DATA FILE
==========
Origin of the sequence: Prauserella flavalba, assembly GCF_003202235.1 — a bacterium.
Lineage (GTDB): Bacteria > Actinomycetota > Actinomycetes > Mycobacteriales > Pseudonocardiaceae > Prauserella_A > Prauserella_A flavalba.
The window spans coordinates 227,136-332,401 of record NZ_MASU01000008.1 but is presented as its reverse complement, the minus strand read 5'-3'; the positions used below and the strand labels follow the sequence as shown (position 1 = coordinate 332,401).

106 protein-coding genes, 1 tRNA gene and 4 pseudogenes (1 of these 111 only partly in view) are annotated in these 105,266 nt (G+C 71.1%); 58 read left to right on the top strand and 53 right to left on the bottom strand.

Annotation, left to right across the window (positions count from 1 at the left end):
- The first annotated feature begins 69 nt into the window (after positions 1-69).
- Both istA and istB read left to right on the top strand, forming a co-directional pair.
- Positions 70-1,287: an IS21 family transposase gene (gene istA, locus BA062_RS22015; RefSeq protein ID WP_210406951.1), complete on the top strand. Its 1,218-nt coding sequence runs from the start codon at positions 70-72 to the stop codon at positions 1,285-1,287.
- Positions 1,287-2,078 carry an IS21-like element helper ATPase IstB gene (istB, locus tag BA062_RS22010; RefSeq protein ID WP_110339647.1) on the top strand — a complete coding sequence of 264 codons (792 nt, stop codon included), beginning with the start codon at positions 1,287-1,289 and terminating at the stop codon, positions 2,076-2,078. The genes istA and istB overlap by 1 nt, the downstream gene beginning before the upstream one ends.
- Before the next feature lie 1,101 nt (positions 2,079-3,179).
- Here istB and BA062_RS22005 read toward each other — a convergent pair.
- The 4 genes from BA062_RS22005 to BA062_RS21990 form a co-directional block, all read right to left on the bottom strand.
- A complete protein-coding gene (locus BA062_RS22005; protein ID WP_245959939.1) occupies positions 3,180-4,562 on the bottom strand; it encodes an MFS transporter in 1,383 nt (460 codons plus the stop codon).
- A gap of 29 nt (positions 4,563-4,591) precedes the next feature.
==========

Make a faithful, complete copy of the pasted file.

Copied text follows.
Origin of the sequence: Prauserella flavalba, assembly GCF_003202235.1 — a bacterium.
Lineage (GTDB): Bacteria > Actinomycetota > Actinomycetes > Mycobacteriales > Pseudonocardiaceae > Prauserella_A > Prauserella_A flavalba.
The window spans coordinates 227,136-332,401 of record NZ_MASU01000008.1 but is presented as its reverse complement, the minus strand read 5'-3'; the positions used below and the strand labels follow the sequence as shown (position 1 = coordinate 332,401).

106 protein-coding genes, 1 tRNA gene and 4 pseudogenes (1 of these 111 only partly in view) are annotated in these 105,266 nt (G+C 71.1%); 58 read left to right on the top strand and 53 right to left on the bottom strand.

Annotation, left to right across the window (positions count from 1 at the left end):
- The first annotated feature begins 69 nt into the window (after positions 1-69).
- Both istA and istB read left to right on the top strand, forming a co-directional pair.
- Positions 70-1,287: an IS21 family transposase gene (gene istA, locus BA062_RS22015; RefSeq protein ID WP_210406951.1), complete on the top strand. Its 1,218-nt coding sequence runs from the start codon at positions 70-72 to the stop codon at positions 1,285-1,287.
- Positions 1,287-2,078 carry an IS21-like element helper ATPase IstB gene (istB, locus tag BA062_RS22010; RefSeq protein ID WP_110339647.1) on the top strand — a complete coding sequence of 264 codons (792 nt, stop codon included), beginning with the start codon at positions 1,287-1,289 and terminating at the stop codon, positions 2,076-2,078. The genes istA and istB overlap by 1 nt, the downstream gene beginning before the upstream one ends.
- Before the next feature lie 1,101 nt (positions 2,079-3,179).
- Here istB and BA062_RS22005 read toward each other — a convergent pair.
- The 4 genes from BA062_RS22005 to BA062_RS21990 form a co-directional block, all read right to left on the bottom strand.
- A complete protein-coding gene (locus BA062_RS22005; protein ID WP_245959939.1) occupies positions 3,180-4,562 on the bottom strand; it encodes an MFS transporter in 1,383 nt (460 codons plus the stop codon).
- A gap of 29 nt (positions 4,563-4,591) precedes the next feature.